Funny Girl Melissa McCarthy

Melissa McCarthy is giving women everywhere the confidence to embrace who they are.
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What happens when a famous actress meets an even more famous actress? If you're Melissa McCarthy, you start babbling. A lot. "Like when I met Meryl Streep at this year's Golden Globes," says McCarthy. "I don't know what you're supposed to say to her. I wanted to say something smart and worthy, and what came out of my mouth was, 'Oh my God, you're Meryl Streep!' And then I said, 'I'm sorry I keep saying that. I know you know who you are.' And then: 'Oh my God, you're Meryl Streep.'"

These days a lot of people are saying, "Oh my God, you're Melissa McCarthy." Because 2011 was a very good year: She won the Emmy for Outstanding Lead Actress in a Comedy Series for the CBS sitcom Mike & Molly. She hosted Saturday Night Live, which got one of its biggest audiences of the year. And then, of course, there was her Oscar-nominated role in Bridesmaids. New Yorker critic David Denby described her performance as Megan, the bawdiest bridesmaid, this way: "She is a deadpan lewd comic, proud of her weight and alarmingly active at throwing herself at people. Loose cargo in a pearl necklace, McCarthy makes Roseanne Barr seem bashful."

Lucky for us, there's more of McCarthy's signature over-the-top humor on the way. This summer she will produce, and star in, Tammy, a road-trip movie she and her husband, actor Ben Falcone, dreamed up. And while there are no plans for a Bridesmaids sequel (boo!), she does hope to work with her costars again. "I'd do anything with that group of actresses," she says. "Say the word and I'm there."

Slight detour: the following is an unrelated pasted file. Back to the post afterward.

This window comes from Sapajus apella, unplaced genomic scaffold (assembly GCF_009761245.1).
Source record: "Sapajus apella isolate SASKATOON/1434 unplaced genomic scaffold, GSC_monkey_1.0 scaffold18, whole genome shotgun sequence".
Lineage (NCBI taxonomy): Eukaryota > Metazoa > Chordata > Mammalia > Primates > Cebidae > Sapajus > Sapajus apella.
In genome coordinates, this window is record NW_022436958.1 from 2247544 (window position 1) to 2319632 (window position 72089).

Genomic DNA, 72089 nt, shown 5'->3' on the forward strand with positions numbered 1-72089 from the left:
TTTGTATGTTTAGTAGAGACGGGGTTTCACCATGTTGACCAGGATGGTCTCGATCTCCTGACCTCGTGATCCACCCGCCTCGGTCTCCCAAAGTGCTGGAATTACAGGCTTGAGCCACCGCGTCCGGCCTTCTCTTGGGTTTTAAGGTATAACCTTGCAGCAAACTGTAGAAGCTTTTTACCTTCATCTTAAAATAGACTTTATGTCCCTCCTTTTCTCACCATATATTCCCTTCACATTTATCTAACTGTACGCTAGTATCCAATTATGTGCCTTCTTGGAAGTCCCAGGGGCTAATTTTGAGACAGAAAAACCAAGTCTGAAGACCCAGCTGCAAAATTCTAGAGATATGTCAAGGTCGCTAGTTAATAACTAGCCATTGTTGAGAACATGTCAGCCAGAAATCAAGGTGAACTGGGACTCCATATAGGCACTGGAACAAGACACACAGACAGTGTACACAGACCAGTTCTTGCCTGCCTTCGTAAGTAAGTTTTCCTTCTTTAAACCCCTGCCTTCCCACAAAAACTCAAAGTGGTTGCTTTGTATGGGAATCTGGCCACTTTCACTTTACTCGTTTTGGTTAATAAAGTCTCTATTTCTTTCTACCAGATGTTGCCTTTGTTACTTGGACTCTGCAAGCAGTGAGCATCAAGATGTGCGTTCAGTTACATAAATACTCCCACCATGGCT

Ladies' Home Journal spoke with McCarthy about her breakthrough year, all that has changed and the things that blessedly have not.

There's such a sense of confidence in your humor. Did you always think you would make it in Hollywood, even in the early days?

I guess I thought: I don't see why I wouldn't make it. I mean, I'm not right for everything, but I'm right for some things. I do remember one casting guy saying, "Well, she doesn't read like a neighbor." And I thought, Really? That's weird. Tell that to my neighbors. Apparently they didn't like the way I looked or whatever. But still, I always had friends and family who said, "You can do this." And I thought: Why not?

Is there anything at all that makes you nervous?

A still camera -- you know, just being myself. What am I supposed to do? Left to my own devices I look like this [she makes an insane frozen Cheshire cat grin], like the worst grade school photo ever. It's so much easier for me to play a character.

So is it difficult, now that the paparazzi have started following you around?

There's this one guy that photographs me coming out of my Pilates place, and he's there two or three mornings every week. I want to say, "Hey, it's the exact same picture!" It's me in my leggings with my hair in a bun, climbing into the same car. "So, is this working for you? Are you making money off this?"

On-screen you're fearless about your sexuality: that SNL sketch where you played Arlene, crazily hitting on her coworker...and of course, Bridesmaids.

One of my favorite things is playing someone who's utterly confident -- even if they're, just, like, wrong. They're off the beaten track. They're not polished or perfect, but they're so solid in their shoes. They're having the time of their life. And I always think, Now, that's someone who's interesting. They don't give a s--- what they're supposed to be, or how they're supposed to look. I find them mesmerizing. I think there's greatness in not caring what other people think.

Continued on page 2:  Acting Was Plan B

 

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